Summer is slow in the DIII wrestling world, so this post will focus mostly on Division I athletes. Several states have laws allowing college athletes to profit from their name, image, and likeness (NIL) going into effect July 1st. The NCAA Division I Council is meeting today and surely has NIL on its agenda. This is the makeup of the council. Seven members work at schools with wrestling, and one is the commissioner of a conference that sponsors wrestling.
NIL is coming to the NCAA either through rule changes or legislation. Most of the attention has been focused on famous players in football and basketball. Almost every article mentions either Trevor Lawrence or Zion Williamson as athletes who could have profited handsomely from this opportunity. The highest profile athletes are not the only ones who can benefit here. The money might be less, but it still spends. The table below lists the approximate number of Instagram and Twitter followers for selected NCAA wrestlers with large followings.
There are certainly some others that could be on this list. They may lack the following of Trevor Lawrence (979K on Instagram) or Justin Fields (883K followers), but many are greater than Jocelyn Alo (33K on Instagram), the national softball player of the year (and former wrestler) who just spent two weeks on ESPN for the Women’s College World Series. No wrestler is getting rich off of sponsored Instagram posts, but if you are an advertiser of a product that appeals to fans of Gable Steveson, there is value in getting that message out to his nearly 250,000 followers.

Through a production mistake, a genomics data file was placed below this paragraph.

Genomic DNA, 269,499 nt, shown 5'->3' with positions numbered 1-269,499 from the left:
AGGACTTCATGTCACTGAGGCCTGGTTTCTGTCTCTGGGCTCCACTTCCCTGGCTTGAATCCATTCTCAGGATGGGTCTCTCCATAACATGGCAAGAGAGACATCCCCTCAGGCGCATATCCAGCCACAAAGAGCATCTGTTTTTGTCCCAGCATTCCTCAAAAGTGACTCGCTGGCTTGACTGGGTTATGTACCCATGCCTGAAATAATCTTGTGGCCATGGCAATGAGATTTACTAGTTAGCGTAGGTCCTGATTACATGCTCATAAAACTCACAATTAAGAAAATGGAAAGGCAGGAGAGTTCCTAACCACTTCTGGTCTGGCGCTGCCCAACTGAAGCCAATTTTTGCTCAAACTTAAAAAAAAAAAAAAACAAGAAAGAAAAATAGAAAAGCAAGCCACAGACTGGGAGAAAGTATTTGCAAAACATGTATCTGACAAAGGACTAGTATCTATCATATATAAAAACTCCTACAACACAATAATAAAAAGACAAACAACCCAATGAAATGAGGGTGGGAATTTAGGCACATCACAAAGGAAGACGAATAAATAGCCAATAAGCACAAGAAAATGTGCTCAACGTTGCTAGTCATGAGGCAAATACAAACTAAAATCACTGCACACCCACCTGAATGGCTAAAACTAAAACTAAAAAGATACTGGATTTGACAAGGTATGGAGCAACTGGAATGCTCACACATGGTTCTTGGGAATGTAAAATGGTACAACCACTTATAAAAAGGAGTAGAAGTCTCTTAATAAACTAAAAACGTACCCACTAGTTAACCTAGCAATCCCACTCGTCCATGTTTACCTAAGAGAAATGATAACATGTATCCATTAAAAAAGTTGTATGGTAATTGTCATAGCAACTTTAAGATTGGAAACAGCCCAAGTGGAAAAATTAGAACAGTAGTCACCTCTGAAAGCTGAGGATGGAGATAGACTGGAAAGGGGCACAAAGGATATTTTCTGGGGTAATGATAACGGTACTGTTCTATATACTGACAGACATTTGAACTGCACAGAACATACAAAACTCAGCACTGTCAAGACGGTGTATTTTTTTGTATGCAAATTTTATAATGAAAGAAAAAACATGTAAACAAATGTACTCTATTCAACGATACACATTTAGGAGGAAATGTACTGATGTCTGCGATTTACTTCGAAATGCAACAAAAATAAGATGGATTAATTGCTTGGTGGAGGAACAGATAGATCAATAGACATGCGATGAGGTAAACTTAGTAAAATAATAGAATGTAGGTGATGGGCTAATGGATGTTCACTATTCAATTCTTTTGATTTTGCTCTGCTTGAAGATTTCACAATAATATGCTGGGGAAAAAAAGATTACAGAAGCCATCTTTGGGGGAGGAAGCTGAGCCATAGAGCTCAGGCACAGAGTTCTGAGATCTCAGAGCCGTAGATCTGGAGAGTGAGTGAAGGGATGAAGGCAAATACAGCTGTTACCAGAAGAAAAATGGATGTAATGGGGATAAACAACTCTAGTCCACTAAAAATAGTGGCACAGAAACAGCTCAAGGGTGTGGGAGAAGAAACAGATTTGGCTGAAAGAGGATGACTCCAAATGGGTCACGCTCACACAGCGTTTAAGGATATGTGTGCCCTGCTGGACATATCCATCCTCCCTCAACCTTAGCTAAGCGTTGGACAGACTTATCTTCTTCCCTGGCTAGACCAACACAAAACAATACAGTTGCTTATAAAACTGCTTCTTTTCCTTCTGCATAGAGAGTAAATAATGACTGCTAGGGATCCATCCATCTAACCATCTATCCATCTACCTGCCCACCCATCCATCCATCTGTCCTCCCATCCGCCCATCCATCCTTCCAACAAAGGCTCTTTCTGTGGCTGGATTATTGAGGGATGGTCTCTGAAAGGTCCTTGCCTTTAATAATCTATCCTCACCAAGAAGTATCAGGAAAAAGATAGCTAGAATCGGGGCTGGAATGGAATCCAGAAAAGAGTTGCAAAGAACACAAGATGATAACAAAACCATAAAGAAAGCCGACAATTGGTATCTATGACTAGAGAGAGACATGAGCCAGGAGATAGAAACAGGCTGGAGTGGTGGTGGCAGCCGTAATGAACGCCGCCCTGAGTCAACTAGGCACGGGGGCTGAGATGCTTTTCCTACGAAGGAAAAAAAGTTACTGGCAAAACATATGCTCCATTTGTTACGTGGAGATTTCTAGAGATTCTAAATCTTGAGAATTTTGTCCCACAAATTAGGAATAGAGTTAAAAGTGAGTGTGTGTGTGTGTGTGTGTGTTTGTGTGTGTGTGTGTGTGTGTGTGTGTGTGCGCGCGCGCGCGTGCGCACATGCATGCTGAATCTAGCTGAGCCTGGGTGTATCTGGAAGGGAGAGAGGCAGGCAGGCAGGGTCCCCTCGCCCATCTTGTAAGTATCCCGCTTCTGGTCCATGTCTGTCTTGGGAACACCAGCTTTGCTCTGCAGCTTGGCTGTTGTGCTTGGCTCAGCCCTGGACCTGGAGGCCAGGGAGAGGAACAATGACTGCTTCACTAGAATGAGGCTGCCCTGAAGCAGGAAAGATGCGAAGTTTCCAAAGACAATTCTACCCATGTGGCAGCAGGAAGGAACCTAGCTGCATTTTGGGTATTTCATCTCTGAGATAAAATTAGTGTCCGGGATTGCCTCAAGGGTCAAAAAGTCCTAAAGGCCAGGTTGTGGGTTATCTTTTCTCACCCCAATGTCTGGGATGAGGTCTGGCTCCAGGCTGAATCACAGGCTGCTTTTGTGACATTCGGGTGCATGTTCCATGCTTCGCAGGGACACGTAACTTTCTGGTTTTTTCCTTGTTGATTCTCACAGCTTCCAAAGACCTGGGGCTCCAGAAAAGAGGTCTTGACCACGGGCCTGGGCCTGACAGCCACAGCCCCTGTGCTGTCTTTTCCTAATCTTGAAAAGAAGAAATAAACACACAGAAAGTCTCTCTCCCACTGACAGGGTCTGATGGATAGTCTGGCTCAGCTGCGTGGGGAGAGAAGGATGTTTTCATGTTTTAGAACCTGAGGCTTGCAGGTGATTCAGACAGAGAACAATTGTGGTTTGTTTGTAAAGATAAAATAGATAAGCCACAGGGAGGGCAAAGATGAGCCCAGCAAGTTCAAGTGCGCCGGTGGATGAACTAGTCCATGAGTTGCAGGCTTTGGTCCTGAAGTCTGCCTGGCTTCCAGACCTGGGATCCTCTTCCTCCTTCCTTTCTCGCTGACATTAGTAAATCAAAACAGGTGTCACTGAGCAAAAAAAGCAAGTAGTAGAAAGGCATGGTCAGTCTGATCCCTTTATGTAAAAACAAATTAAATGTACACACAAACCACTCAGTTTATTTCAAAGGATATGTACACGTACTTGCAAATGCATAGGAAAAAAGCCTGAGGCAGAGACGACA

Calculating the value of a sponsored post is tough, and the market may change significantly once college athletes are involve, but there are calculators out there (like this one) that make estimates.
If Steveson even made a quarter of that estimate, it is $500 he did not have before. Other top wrestlers like Roman Bravo-Young ($1.2K – $1.6K for one post), Spencer Lee ($1.1K – $1.5K), Yianni Diakhomihalis ($982 – $1.4K), and David Carr ($735 – $1K) are also in a position to cash in. Consider the case of Chloe V. Mitchell, an NAIA volleyball player who gaine 2.6 million followers on TikTok after creating a series of videos of the process of renovating a shed during quarantine. She is able to cash in on her fame, since the NAIA beat the rest of the country in allowing athletes to profit from NIL.
Wrestlers who want to make money through sponsored posts will need to cultivate their social media following and make an effort to engage with fans. The most successful post regularly and have content that matches up with their personal brands. Winning helps, but it is not sufficient, as should be obvious from the chart above.
The timing may be uncertain, but college athletes gaining the ability to profit from their own NIL is on the way. The market will go through some growing pains before settling into a price and earnings structure, but current and future athletes will be able to earn money in ways they had not before.